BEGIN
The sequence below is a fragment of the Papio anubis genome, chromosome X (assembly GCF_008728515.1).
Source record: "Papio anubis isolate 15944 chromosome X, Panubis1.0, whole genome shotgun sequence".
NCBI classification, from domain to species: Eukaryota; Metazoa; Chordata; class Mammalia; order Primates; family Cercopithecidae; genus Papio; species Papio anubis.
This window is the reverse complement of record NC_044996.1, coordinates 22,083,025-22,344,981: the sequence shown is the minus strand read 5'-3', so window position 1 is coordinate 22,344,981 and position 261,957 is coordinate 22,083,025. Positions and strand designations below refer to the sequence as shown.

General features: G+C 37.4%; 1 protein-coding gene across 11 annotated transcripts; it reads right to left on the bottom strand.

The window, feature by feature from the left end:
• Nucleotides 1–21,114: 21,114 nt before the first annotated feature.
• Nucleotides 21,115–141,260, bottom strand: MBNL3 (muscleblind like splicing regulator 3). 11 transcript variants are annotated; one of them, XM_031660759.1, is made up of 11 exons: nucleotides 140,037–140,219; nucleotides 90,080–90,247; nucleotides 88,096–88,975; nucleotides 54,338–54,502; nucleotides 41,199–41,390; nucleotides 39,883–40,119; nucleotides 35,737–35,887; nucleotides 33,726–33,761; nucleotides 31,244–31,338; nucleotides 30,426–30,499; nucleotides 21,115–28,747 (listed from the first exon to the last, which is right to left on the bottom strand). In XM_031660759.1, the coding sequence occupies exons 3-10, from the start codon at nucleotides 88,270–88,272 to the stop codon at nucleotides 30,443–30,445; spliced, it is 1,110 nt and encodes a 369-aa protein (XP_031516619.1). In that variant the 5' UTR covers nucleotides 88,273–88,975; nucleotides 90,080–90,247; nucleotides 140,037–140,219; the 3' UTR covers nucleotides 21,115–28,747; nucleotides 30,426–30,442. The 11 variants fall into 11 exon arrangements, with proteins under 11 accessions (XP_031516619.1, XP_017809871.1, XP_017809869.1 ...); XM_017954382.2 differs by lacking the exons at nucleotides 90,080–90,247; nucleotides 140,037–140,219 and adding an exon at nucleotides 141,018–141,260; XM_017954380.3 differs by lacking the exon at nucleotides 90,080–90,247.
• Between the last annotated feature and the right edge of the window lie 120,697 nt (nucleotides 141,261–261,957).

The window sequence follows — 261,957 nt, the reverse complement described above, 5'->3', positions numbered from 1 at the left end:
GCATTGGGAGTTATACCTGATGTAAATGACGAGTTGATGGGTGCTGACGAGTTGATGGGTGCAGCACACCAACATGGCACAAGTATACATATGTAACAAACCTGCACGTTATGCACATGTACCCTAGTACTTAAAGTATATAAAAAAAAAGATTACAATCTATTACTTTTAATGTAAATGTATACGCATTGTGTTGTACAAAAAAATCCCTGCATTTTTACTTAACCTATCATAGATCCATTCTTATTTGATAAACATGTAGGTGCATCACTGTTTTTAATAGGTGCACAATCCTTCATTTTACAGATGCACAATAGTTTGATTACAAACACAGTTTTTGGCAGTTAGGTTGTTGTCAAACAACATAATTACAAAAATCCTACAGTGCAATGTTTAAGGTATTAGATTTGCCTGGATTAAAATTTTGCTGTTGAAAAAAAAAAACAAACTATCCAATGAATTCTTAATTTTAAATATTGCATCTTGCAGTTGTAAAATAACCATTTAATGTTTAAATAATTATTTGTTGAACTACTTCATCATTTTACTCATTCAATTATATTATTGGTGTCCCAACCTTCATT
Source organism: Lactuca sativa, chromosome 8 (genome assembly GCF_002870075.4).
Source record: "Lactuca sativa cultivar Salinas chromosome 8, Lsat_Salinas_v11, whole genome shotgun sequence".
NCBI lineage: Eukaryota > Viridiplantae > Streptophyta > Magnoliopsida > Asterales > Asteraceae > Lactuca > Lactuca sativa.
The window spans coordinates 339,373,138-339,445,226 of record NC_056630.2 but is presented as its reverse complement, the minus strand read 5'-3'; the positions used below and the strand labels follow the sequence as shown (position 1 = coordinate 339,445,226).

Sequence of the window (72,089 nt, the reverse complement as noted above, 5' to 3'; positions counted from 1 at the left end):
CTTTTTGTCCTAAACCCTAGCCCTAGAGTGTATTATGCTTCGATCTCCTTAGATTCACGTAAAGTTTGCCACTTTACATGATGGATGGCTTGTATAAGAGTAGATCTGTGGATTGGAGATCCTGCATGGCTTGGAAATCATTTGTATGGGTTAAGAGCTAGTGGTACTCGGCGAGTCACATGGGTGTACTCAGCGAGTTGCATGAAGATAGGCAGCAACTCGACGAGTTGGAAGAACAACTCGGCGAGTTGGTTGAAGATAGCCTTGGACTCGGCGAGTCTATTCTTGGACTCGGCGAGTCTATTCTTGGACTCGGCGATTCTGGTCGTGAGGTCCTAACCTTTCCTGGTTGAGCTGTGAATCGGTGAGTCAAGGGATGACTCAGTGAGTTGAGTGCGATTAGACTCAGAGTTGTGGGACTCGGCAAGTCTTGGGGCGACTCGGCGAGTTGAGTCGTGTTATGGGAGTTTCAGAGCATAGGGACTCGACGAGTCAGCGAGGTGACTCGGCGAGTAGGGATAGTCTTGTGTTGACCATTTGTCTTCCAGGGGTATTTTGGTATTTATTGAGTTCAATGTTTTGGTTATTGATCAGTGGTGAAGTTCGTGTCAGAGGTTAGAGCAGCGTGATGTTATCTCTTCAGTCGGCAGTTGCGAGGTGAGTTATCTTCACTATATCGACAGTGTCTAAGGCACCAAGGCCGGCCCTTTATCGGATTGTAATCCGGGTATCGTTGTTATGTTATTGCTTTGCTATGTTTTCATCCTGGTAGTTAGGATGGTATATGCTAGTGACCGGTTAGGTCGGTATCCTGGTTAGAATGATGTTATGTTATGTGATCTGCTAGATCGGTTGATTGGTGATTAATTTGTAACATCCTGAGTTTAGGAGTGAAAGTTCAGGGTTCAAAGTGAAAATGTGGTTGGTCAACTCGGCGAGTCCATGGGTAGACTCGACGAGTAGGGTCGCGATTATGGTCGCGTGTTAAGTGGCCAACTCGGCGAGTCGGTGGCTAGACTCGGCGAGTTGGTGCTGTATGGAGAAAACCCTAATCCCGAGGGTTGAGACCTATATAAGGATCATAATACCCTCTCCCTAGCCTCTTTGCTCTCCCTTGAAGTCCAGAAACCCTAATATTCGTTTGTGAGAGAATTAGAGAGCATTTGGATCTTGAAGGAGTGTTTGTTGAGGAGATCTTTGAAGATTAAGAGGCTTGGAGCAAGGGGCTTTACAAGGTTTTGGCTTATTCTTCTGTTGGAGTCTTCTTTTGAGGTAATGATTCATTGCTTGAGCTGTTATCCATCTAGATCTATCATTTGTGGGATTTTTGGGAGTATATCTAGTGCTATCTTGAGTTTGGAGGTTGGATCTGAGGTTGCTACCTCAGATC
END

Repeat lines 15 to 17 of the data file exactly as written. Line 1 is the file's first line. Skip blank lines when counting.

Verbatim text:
The window spans coordinates 339,373,138-339,445,226 of record NC_056630.2 but is presented as its reverse complement, the minus strand read 5'-3'; the positions used below and the strand labels follow the sequence as shown (position 1 = coordinate 339,445,226).

Sequence of the window (72,089 nt, the reverse complement as noted above, 5' to 3'; positions counted from 1 at the left end):
CTTTTTGTCCTAAACCCTAGCCCTAGAGTGTATTATGCTTCGATCTCCTTAGATTCACGTAAAGTTTGCCACTTTACATGATGGATGGCTTGTATAAGAGTAGATCTGTGGATTGGAGATCCTGCATGGCTTGGAAATCATTTGTATGGGTTAAGAGCTAGTGGTACTCGGCGAGTCACATGGGTGTACTCAGCGAGTTGCATGAAGATAGGCAGCAACTCGACGAGTTGGAAGAACAACTCGGCGAGTTGGTTGAAGATAGCCTTGGACTCGGCGAGTCTATTCTTGGACTCGGCGAGTCTATTCTTGGACTCGGCGATTCTGGTCGTGAGGTCCTAACCTTTCCTGGTTGAGCTGTGAATCGGTGAGTCAAGGGATGACTCAGTGAGTTGAGTGCGATTAGACTCAGAGTTGTGGGACTCGGCAAGTCTTGGGGCGACTCGGCGAGTTGAGTCGTGTTATGGGAGTTTCAGAGCATAGGGACTCGACGAGTCAGCGAGGTGACTCGGCGAGTAGGGATAGTCTTGTGTTGACCATTTGTCTTCCAGGGGTATTTTGGTATTTATTGAGTTCAATGTTTTGGTTATTGATCAGTGGTGAAGTTCGTGTCAGAGGTTAGAGCAGCGTGATGTTATCTCTTCAGTCGGCAGTTGCGAGGTGAGTTATCTTCACTATATCGACAGTGTCTAAGGCACCAAGGCCGGCCCTTTATCGGATTGTAATCCGGGTATCGTTGTTATGTTATTGCTTTGCTATGTTTTCATCCTGGTAGTTAGGATGGTATATGCTAGTGACCGGTTAGGTCGGTATCCTGGTTAGAATGATGTTATGTTATGTGATCTGCTAGATCGGTTGATTGGTGATTAATTTGTAACATCCTGAGTTTAGGAGTGAAAGTTCAGGGTTCAAAGTGAAAATGTGGTTGGTCAACTCGGCGAGTCCATGGGTAGACTCGACGAGTAGGGTCGCGATTATGGTCGCGTGTTAAGTGGCCAACTCGGCGAGTCGGTGGCTAGACTCGGCGAGTTGGTGCTGTATGGAGAAAACCCTAATCCCGAGGGTTGAGACCTATATAAGGATCATAATACCCTCTCCCTAGCCTCTTTGCTCTCCCTTGAAGTCCAGAAACCCTAATATTCGTTTGTGAGAGAATTAGAGAGCATTTGGATCTTGAAGGAGTGTTTGTTGAGGAGATCTTTGAAGATTAAGAGGCTTGGAGCAAGGGGCTTTACAAGGTTTTGGCTTATTCTTCTGTTGGAGTCTTCTTTTGAGGTAATGATTCATTGCTTGAGCTGTTATCCATCTAGATCTATCATTTGTGGGATTTTTGGGAGTATATCTAGTGCTATCTTGAGTTTGGAGGTTGGATCTGAGGTTGCTACCTCAGATC